Public concerns over youth violence have led to questions about how professionals can help parents whose children are at risk for becoming violent. In this highly readable volume, Timothy Cavell meets these questions head on. His innovative model of parent therapy, Responsive Parent Therapy, is designed for families with aggressive school-age children. This model expands upon and updates current parent-training programs that target primarily preschool children.

Responsive Parent Therapy assumes that the socialization of aggressive children requires sustained participation in a particular kind of parent-child relationship—one characterized by emotional acceptance, behavioral containment, and prosocial guidance and modeling. The chief task for practitioners is to help parents find the combination of acceptance, containment, and prosocial guidance that is most realistic given the parent, the child, and the social context for child rearing.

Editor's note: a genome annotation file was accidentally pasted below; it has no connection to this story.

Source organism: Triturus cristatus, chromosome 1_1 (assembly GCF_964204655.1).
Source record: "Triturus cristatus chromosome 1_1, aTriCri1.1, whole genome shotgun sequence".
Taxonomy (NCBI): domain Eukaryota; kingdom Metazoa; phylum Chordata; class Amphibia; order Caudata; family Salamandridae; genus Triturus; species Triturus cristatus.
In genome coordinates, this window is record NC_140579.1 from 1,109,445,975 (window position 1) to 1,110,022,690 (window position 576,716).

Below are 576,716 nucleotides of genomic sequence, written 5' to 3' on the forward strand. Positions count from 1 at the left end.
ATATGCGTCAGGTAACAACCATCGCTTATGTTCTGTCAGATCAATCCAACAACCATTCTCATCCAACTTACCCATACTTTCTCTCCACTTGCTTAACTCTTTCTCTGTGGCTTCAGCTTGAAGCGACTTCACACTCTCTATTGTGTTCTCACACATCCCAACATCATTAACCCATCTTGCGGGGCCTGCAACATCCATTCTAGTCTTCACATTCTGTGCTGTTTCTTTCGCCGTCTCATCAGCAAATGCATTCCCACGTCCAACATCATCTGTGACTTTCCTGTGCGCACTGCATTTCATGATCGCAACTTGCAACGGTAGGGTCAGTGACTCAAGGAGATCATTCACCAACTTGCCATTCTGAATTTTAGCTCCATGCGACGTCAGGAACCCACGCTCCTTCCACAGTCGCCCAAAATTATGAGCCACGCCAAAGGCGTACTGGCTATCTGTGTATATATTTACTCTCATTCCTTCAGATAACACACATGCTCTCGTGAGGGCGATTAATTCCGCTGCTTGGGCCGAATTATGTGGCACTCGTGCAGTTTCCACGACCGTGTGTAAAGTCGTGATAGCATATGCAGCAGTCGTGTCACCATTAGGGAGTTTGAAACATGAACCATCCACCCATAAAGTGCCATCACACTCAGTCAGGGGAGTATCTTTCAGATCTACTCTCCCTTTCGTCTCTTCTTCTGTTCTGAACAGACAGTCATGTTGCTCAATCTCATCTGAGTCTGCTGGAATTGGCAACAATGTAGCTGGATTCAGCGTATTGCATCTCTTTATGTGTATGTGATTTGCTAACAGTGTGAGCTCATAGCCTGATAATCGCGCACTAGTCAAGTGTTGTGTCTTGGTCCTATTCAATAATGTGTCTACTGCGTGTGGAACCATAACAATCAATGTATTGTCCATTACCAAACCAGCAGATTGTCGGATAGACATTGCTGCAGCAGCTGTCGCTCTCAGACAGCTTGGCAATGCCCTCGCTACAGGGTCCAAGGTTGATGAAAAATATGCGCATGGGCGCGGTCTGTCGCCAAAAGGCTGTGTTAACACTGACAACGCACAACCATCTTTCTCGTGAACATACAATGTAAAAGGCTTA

This book outlines the strategies for doing that kind of therapeutic work. Parenting domains that serve important support functions—parenting goals, family structure, and parental self care—are also addressed. Equipped with this comprehensive model of parent therapy, practitioners can better respond to the challenges inherent in assisting struggling parents and their aggressive children.

Table of Contents



  1. First Things to Know (and Learn) About Aggressive Children and Their Parents
  2. Parent Training for Families With Aggressive Children: A Tale of Two Models
  3. A Framework for Intervening: Responsive Parent Therapy
  4. Therapeutic Alliance and Parenting Goals
  5. Acceptance
  6. Containment
  7. Prosocial Values
  8. Family Structure
  9. Parental Self-Care
  10. School-Based Parent Intervention



Author Index

Subject Index

About the Author